Tyson & Others in Animal Treatment False Claims Class Actions


Over the past few months, a handful of class actions have been filed to challenge labeling claims regarding the treatment of animals providing the feed in question. This appears to be a new trend in food litigation, as lawyers for the plaintiffs cite the buying public’s apparent concern for “clean”, “pure”, “healthy” and “organic” food products.

“We love our chickens”

In the first of those actions, on March 6, 2019, the plaintiffs filed a class action lawsuit against false advertising against Pete and Gerry’s Organics, LLC and Nellie’s Free Range Eggs. The plaintiffs allege that the advertisements and labels of the defendants’ products falsely indicated that the eggs were from humane treated hens. Product labels featured open fields of grass, a little girl holding a hen, and phrases such as “they roam wherever they want”. A link to a website further described hens in large fields of grass and distinguished the defendants’ farms from typical chicken farms. The plaintiffs claim that contrary to the label’s claims, the defendants are “heaping up[] and other things[] chickens… in sheds up to 20,000 at a time. The complaint includes photos allegedly taken on the farm of these conditions.

The plaintiffs seek to certify a nationwide class action lawsuit and originally alleged causes of action under New York law, in addition to common law fraud and express warranty breach. On May 7, 2019, the plaintiffs filed an amended complaint, which brought additional named plaintiffs and causes of action under the laws of California, Maryland and North Carolina.

For the moment, a motion to dismiss should not be filed before September 16, 2019.

“Fairlife” dairy

Two separate class actions are currently pending against Fairlife, LLC. The first was filed against Fairlife alone on June 12, 2019 in the Northern District of Illinois. The second was filed on June 13, 2019 in the Northern District of Georgia, and this action added Coca-Cola as a defendant. The complaints allege that the companies committed fraud and misrepresentation by claiming that the dairy products came from cows treated humanely. Dairy products were heavily advertised with labels describing the “extraordinary care and comfort” provided to cows. The class actions were filed after a video of a secret dairy farm investigation revealed widespread animal cruelty. Both actions collectively seek certification of national classes and bring claims under the laws of Illinois, Florida and Ohio.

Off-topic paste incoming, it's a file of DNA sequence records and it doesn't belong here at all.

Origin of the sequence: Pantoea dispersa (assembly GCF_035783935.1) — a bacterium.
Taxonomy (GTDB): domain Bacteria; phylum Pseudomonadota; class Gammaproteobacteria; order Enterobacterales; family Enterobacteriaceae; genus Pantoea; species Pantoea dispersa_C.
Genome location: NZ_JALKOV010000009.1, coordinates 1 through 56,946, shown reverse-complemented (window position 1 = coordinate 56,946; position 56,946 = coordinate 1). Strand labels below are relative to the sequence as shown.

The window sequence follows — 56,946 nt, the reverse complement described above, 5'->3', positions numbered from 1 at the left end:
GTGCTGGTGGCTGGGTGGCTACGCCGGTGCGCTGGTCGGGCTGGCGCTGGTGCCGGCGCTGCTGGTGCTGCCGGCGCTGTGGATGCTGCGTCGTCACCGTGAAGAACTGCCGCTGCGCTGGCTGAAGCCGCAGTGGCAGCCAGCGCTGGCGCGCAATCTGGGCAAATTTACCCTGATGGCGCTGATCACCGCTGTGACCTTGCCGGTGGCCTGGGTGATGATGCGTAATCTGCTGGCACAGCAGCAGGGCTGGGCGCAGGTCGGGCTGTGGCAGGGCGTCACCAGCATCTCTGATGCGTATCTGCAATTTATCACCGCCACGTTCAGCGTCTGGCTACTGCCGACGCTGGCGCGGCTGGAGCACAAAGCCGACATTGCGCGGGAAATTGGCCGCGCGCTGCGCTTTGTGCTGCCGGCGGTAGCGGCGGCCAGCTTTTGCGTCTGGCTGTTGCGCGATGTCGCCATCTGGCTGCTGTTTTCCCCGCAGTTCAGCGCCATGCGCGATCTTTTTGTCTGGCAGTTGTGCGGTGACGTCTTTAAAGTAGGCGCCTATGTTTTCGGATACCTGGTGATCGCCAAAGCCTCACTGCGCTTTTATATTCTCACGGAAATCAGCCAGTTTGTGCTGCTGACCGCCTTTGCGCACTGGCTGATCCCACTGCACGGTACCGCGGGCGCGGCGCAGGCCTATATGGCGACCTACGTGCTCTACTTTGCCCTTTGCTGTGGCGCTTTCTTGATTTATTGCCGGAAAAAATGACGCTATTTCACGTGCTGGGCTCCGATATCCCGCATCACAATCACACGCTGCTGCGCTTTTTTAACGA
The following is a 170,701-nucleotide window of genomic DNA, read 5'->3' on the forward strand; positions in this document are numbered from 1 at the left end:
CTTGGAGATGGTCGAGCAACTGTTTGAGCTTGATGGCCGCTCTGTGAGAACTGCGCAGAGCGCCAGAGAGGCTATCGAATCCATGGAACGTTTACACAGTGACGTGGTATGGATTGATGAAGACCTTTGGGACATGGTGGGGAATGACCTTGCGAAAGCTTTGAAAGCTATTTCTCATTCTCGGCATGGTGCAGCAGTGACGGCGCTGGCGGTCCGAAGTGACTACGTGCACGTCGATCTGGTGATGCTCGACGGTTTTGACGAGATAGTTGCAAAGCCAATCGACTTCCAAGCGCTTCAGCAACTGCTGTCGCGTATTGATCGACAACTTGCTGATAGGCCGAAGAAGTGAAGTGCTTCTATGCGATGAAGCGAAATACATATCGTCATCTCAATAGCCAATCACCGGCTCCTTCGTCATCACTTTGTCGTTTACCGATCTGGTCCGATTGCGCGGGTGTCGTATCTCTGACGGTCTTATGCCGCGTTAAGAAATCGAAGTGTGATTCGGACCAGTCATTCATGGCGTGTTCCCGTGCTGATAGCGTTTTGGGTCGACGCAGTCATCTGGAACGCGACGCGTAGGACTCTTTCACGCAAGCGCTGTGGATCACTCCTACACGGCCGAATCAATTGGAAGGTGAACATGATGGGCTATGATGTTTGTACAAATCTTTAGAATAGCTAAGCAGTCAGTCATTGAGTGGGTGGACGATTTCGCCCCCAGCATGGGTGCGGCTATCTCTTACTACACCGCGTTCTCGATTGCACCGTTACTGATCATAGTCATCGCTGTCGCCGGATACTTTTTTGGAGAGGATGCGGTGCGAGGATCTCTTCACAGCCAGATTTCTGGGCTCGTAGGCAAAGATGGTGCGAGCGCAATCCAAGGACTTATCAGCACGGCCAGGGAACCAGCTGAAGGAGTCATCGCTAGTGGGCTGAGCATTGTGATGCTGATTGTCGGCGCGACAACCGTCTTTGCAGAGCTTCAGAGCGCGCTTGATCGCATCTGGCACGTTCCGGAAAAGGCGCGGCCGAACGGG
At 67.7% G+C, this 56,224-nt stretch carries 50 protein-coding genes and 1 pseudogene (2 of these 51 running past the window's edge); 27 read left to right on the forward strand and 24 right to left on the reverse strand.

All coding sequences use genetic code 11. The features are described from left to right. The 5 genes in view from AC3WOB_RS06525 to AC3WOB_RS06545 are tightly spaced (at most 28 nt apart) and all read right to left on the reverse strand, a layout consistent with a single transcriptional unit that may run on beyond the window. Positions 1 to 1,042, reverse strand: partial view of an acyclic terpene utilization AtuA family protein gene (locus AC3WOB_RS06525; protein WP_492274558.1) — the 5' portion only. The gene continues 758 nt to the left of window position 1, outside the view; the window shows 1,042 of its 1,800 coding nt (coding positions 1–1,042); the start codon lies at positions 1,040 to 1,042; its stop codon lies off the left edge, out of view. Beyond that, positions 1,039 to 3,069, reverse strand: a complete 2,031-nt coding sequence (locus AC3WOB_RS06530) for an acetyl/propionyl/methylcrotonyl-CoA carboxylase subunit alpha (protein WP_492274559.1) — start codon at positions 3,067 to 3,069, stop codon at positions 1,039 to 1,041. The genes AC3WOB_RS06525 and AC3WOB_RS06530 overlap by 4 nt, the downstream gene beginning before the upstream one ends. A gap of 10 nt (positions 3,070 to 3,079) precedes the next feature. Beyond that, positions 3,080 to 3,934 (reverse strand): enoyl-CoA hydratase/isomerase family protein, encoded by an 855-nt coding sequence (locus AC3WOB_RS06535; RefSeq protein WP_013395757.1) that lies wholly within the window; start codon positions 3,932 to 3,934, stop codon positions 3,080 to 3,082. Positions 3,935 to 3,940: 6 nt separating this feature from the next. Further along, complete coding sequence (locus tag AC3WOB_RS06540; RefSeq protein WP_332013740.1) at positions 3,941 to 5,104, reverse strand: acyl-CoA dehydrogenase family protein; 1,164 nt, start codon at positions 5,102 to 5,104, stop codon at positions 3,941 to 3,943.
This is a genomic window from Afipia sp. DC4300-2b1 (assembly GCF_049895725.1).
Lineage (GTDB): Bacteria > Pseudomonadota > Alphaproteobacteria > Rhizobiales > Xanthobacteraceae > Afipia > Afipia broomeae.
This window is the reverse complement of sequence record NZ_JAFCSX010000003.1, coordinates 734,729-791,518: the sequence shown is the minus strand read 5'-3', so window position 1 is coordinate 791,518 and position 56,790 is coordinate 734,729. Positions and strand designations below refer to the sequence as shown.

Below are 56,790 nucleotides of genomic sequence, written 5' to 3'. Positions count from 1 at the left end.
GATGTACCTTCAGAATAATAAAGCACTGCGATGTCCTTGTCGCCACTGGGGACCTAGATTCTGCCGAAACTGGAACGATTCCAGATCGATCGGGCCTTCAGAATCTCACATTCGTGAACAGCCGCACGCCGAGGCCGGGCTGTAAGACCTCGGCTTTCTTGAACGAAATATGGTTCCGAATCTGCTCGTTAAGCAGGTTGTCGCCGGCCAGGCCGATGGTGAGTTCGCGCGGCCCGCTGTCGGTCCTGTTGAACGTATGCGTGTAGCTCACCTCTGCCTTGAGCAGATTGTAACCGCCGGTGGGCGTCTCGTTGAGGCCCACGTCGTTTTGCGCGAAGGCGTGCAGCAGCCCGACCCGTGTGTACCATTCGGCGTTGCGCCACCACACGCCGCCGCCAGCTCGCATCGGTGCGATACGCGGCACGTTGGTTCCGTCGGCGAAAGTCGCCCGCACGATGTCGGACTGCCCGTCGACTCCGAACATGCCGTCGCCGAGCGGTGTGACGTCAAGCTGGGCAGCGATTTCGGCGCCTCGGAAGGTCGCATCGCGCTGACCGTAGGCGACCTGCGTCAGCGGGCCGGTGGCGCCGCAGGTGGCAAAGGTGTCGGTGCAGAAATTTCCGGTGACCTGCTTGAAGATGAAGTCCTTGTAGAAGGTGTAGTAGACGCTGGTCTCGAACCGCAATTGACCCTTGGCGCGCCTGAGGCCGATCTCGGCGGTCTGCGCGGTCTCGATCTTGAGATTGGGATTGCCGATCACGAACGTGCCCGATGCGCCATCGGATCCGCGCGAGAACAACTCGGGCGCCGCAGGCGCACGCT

Apparently, complaints will not receive a response or response until 45 days after a decision of the Judicial Commission on Multidistrict Litigation has been issued regarding the consolidation of these procedures.

“Raising healthy chickens”

Building on the theme, on July 10, 2019, Food & Water Watch and the Organic Consumers Association sued Tyson Foods for both the treatment of its chickens and for Tyson’s alleged polluting practices. The plaintiffs, two non-profit organizations dedicated to consumer protection and environmental monitoring, alleged that Tyson’s marketing and advertising of “environmental stewardship,” “sustainability,” “excellence welfare policy ”and the“ humane treatment of animals ”have misled consumers into buying Tyson products. some products. The plaintiffs rely on both the label’s claims and representations made on Tyson’s website and social media (Tyson’s YouTube video, “Raising Healthy Chickens” has reportedly been viewed over 4 million times). The plaintiffs say independent investigations prove the allegations of environmental violations and animal cruelty. The plaintiffs filed a complaint for violating the District of Columbia’s Consumer Protection Procedures Act.

Of the three, the Tyson case is unique in its attack on environmental label claims. If this case gets traction, it could be a new area of ​​attack by plaintiffs.

Without the benefit of any ruling on dismissal motions, it is difficult to predict whether the courts will allow these claims to go beyond their pleadings. If so, companies should anticipate more actions like this.

While the specific claims made in these false labeling / advertising actions (animal treatment) are new and perhaps unexpected, the claims are consistent with the general tendency to attack representations made on labels and in advertising. Seen in this light, both external lawyers and internal lawyers can share their knowledge of these new actions. Since a business hears about possible issues with the supply chain, it needs to be proactive in addressing the issues.

Copyright © 2021, Sheppard Mullin Richter & Hampton LLP.Revue nationale de droit, volume IX, number 231


Boyd S. Abbott

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